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Disease & Conditions >>> Lymphoma Articles & News



What Is Lymphoma?



Lymphoma is a type of cancer that can occur when an error occurs in the way a lymphocyte is produced, resulting in an abnormal cell. These abnormal cells can accumulate by two mechanisms: (a) they can duplicate faster than normal cells, or (b) they can live longer than normal lymphocytes. Like normal lymphocytes, the cancerous lymphocytes can grow in many parts of the body, including the lymph nodes, spleen, bone marrow, blood, or other organs. There are two main types of cancer of the lymphatic system. One is called Hodgkin's disease, while the other is called non-Hodgkin's lymphoma.



What are the signs and symptoms of lymphoma?
A symptom is anything out of the ordinary that could be caused by a disease. Symptoms are not specific to lymphomas and are, in fact, similar to those of many other illnesses. People often first go to the doctor because they think they have a cold, the flu, or some other respiratory infection that does not go away.

The most common presentation of lymphoma is usually a painless swelling of lymph nodes that often occurs in the neck or under the arms. Some people may also experience swelling of lymph nodes in other parts of the body. For example, enlarged lymph nodes in the groin can cause a swelling in the legs or ankles, while enlarged lymph nodes in the abdomen can cause abdominal discomfort or a feeling of bloating. Less commonly, patients with lymphoma may present without swollen lymph nodes. Other patient complaints that may indicate the presence of lymphoma can include fever, unexplained weight loss, sweating (often at night), chills, a lack of energy, or itching. There is usually no pain involved, especially when the lymphoma is in the early stage of development.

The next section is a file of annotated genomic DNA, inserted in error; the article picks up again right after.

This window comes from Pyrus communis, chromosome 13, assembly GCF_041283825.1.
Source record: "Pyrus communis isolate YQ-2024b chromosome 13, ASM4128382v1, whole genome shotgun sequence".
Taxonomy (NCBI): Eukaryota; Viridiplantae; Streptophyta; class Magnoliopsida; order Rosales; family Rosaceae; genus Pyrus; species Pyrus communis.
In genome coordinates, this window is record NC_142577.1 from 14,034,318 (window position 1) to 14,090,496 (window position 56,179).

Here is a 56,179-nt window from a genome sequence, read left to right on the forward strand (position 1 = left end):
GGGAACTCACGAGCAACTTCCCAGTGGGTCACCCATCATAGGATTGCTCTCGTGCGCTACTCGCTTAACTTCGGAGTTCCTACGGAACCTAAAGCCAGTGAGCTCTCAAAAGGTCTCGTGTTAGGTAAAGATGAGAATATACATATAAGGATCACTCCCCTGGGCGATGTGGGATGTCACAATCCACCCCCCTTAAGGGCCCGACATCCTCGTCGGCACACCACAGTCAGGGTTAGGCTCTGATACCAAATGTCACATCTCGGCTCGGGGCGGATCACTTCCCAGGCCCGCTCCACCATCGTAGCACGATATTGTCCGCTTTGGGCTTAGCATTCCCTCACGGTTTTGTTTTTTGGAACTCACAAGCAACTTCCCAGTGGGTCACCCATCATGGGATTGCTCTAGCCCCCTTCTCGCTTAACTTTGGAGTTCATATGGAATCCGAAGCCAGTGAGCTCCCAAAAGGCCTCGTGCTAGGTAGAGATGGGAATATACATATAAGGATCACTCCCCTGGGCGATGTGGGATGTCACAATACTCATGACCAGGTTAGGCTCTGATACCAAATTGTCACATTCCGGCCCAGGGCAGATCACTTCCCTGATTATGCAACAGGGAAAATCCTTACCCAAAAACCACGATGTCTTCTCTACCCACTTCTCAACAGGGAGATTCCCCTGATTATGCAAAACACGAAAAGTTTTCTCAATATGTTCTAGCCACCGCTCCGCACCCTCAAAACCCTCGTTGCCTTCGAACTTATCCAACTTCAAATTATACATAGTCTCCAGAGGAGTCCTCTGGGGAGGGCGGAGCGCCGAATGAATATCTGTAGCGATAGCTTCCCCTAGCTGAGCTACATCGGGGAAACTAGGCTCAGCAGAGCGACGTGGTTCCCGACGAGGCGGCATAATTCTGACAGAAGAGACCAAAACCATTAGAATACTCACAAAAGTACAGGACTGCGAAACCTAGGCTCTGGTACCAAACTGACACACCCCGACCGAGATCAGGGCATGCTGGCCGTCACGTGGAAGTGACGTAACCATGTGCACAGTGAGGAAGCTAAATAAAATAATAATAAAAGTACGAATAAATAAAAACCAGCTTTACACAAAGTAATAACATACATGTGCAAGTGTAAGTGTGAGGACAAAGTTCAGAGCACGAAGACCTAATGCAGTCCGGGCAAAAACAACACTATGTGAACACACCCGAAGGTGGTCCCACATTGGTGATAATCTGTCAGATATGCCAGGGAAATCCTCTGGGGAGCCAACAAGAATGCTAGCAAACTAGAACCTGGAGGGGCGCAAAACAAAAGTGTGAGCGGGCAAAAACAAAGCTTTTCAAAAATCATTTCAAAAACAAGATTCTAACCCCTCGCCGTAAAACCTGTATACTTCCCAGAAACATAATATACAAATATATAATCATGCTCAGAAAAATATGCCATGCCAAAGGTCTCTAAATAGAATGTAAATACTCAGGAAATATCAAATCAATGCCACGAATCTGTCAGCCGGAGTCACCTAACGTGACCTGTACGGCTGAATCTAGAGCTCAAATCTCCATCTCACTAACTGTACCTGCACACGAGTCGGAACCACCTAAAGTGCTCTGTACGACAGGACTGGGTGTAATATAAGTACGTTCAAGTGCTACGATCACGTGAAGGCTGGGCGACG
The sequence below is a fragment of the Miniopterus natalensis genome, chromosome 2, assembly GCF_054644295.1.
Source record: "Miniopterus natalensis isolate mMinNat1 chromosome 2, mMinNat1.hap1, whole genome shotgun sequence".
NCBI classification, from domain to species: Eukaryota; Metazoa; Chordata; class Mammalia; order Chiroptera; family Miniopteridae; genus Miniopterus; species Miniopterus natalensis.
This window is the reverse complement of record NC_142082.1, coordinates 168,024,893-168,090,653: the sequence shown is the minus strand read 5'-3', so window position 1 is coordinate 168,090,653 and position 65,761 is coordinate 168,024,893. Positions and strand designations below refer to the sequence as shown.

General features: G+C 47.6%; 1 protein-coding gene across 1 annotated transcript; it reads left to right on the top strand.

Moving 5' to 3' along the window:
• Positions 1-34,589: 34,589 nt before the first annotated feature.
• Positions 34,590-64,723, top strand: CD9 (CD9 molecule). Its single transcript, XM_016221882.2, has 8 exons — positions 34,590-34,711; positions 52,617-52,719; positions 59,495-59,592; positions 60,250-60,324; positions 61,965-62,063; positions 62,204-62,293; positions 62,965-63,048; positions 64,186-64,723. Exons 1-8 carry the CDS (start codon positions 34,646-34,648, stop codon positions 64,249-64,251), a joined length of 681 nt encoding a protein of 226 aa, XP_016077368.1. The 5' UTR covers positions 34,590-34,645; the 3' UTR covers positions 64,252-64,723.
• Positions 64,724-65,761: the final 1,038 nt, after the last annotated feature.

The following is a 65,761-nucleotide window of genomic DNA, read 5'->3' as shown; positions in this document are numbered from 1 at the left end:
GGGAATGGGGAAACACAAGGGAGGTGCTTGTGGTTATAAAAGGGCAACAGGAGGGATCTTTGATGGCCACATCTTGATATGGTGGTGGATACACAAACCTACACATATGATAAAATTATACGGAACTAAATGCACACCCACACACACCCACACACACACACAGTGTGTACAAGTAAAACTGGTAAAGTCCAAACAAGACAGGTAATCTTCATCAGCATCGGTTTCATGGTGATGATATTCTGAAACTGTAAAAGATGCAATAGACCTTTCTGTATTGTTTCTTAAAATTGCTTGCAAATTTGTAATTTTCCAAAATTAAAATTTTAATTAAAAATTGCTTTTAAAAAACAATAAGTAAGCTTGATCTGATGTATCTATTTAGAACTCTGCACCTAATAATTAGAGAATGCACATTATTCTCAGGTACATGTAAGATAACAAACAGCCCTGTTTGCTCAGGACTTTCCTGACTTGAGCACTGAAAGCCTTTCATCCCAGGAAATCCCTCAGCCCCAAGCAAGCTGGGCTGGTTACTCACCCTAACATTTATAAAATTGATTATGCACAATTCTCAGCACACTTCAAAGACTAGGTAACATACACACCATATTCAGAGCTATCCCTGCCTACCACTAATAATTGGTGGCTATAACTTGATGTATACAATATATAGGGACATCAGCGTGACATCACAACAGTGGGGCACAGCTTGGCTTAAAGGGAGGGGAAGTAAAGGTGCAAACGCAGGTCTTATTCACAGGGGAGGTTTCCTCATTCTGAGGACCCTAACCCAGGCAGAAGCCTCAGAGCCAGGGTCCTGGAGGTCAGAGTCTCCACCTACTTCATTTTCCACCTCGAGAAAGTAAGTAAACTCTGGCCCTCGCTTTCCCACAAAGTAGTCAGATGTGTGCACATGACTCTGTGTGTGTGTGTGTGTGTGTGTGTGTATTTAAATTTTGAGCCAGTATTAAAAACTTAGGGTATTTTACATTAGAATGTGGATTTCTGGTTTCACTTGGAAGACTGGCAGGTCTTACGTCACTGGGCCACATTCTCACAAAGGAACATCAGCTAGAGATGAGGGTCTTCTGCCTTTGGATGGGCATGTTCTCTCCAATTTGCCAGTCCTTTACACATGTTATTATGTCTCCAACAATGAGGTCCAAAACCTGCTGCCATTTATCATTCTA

Most people who have these non-specific complaints will not have lymphoma. However, it is important that anyone who has persistent symptoms be seen by a doctor to make sure that lymphoma is not present.



What will the doctor look for during a physical examination?
If you have symptoms suggesting lymphoma, a complete physical examination will be performed. During this examination, the doctor will look for swollen lymph nodes under the chin, in the neck and tonsil area, on the shoulders and elbows, under the arms, and in the groin. The doctor will also examine other parts of the body to see whether there is swelling or fluid in your chest or abdomen that could be caused by swollen lymph nodes. You will be asked about pain and examined for any weakness or paralysis that could by an enlarged lymph node against nerves or the spinal cord. Your abdomen will be examined to see whether any internal organs are enlarged, especially the spleen.

If the doctor suspects after reviewing your symptoms and performing a physical examination, he or she may order other tests help confirm the diagnosis. These tests should include a biopsy, and may include blood tests, x-rays and other imaging tests, scans, bone marrow evaluation, and perhaps an examination of the cerebrospinal fluid.



What is a biopsy and how is it performed?
A biopsy is a procedure in which a piece of tissue from an area of suspected cancer is removed from the body for examination under a microscope. The information provided by this tissue sample is crucial to diagnosing and treating lymphoma.

There are several types of biopsies. One is called a core biopsy, where a needle is inserted into a lymph node suspected of being cancerous and a small tissue sample is removed. This type of biopsy can be done under local anesthesia and stitches are usually not required.